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Will the positive trend in markets continue for the rest of 2017?

Nathan Sweeney, senior investment manager, Architas looks at whether volatility will hit the strong and stable run for markets that we’ve seen so far this year

The first half of 2017 has proved a remarkably benign period for markets. For all the concerns about elections, both planned and impromptu, the ‘Trump bump’ becoming a ‘Trump slump’, and broader geopolitical concerns distracting markets, this uncertainty did not result in poor performance or increased volatility. In fact quite the opposite has happened as returns have been positive while markets relaxed into a period of calm with market volatility at multi-year lows.

We have seen positive market returns on all the main asset classes with a very stable environment from a macroeconomic perspective. With synchronised global growth boosting ‘risk-on’ asset classes like equities while surprisingly subdued inflation has meant fixed income investments have also delivered steady returns.

But are we going to see this positive trend continue for the rest of 2017?

We see three main risks to the continued growth. First, the actions of the US Federal Reserve and other central banks around the globe. The US economy seems to have transitioned out of its post-financial crisis malaise, with unemployment reaching target levels and inflation beginning to rise. The Fed has been confident enough in the recovery to move rates higher with three rate rises since December. The Fed has also signalled its intent to start reducing the size of its balance sheet. After years of endless monetary expansion how the Fed, and other central banks, begin to roll back their QE policies will have a significant impact on markets.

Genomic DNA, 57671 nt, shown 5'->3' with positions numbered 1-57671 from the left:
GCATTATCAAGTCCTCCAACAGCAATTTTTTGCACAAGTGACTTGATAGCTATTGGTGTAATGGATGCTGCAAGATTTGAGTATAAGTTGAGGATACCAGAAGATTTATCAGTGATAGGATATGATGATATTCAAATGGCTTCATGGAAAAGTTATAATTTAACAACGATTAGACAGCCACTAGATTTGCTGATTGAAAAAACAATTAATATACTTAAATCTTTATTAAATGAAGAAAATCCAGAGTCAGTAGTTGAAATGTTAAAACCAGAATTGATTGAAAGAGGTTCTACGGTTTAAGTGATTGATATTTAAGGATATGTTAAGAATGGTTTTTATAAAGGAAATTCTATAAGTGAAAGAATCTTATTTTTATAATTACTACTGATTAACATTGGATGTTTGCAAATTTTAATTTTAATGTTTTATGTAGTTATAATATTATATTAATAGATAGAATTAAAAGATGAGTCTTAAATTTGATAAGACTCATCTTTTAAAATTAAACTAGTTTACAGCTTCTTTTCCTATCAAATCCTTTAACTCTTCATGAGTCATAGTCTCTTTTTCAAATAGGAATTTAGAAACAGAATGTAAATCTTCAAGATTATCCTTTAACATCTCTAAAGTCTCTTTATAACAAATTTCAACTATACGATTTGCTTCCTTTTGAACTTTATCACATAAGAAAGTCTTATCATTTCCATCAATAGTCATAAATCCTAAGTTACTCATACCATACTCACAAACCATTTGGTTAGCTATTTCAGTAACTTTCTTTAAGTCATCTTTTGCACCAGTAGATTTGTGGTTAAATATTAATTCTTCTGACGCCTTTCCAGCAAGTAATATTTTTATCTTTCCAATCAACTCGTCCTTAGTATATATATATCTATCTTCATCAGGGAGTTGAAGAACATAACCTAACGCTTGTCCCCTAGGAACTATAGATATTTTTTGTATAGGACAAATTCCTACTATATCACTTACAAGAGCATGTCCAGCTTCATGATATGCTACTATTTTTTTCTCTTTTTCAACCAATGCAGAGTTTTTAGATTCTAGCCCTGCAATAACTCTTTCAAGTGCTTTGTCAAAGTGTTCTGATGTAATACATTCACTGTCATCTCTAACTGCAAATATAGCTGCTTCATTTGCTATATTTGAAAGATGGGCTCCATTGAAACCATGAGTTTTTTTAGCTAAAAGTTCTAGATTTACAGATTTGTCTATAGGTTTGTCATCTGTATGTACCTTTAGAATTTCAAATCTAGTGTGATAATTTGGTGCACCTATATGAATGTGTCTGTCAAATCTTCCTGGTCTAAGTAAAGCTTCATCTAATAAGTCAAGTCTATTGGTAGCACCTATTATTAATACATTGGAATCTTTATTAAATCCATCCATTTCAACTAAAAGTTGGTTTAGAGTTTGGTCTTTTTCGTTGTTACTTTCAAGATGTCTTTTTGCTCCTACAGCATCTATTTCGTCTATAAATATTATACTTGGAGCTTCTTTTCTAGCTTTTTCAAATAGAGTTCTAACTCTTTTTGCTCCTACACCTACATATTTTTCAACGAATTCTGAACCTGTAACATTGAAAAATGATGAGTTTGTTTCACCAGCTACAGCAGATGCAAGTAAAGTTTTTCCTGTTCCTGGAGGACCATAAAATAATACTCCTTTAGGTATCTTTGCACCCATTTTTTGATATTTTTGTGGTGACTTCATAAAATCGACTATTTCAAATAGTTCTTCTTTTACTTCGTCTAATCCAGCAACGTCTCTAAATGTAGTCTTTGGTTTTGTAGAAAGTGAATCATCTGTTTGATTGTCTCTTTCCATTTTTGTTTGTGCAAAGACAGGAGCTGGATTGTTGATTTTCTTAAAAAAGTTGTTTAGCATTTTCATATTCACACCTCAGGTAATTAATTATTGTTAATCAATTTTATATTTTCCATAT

Second, although China has been largely absent from the headlines this year compared to start of 2016 it still continues to present an underlying risk. The government appears to be managing the country’s economic transition relatively well, maintaining high levels of growth. However, we always maintain a healthy degree of scepticism, especially when things appear overly positive. Concerns in China include the use of leverage, a strategy of using borrowed money to grow assets or even an economy. This is not a sustainable model so we do question how long this can go on for.

Finally, we have some concern about the degree of market consensus. In this situation with too many investors in the same assets a market scare motivating a mass sell off could cause a real liquidity crisis. While we don’t see any immediate catalyst for this type of market correction, we do see a high degree of consensus among investors, implying a certain degree of complacency.

Having looked at the risks there are also three areas where we see potential for returns. We have recently decided to move to a moderate overweight position in emerging market equities, particularly in the Asian region. We believe that stocks are offering good value in comparison to those in developed markets. The region has enjoyed strong economic momentum recently. Companies in developing countries within the region are likely to benefit more than their developed Asian counterparts from rising global growth prospects.

We also believe the environment is right for European equities to continue performing well in the second half of the year, particularly in light of easing political risks. Earnings growth in Europe is forecast to outperform the US. This should support rising stock prices in the region, and as a result we are maintaining an overweight position in European equities.

Finally, we have been increasing cash slightly across most of our portfolios where appropriate, from low levels at the beginning of this year. This increase in cash is in keeping with our cautious stance around the UK election, Brexit, market complacency and other risks.

These higher cash levels will also give some flexibility to take advantage of any market corrections. Although not guaranteed it would not be a surprise for the rest of 2017 to finally see increased levels of volatility after such a strong and stable run in markets.

 

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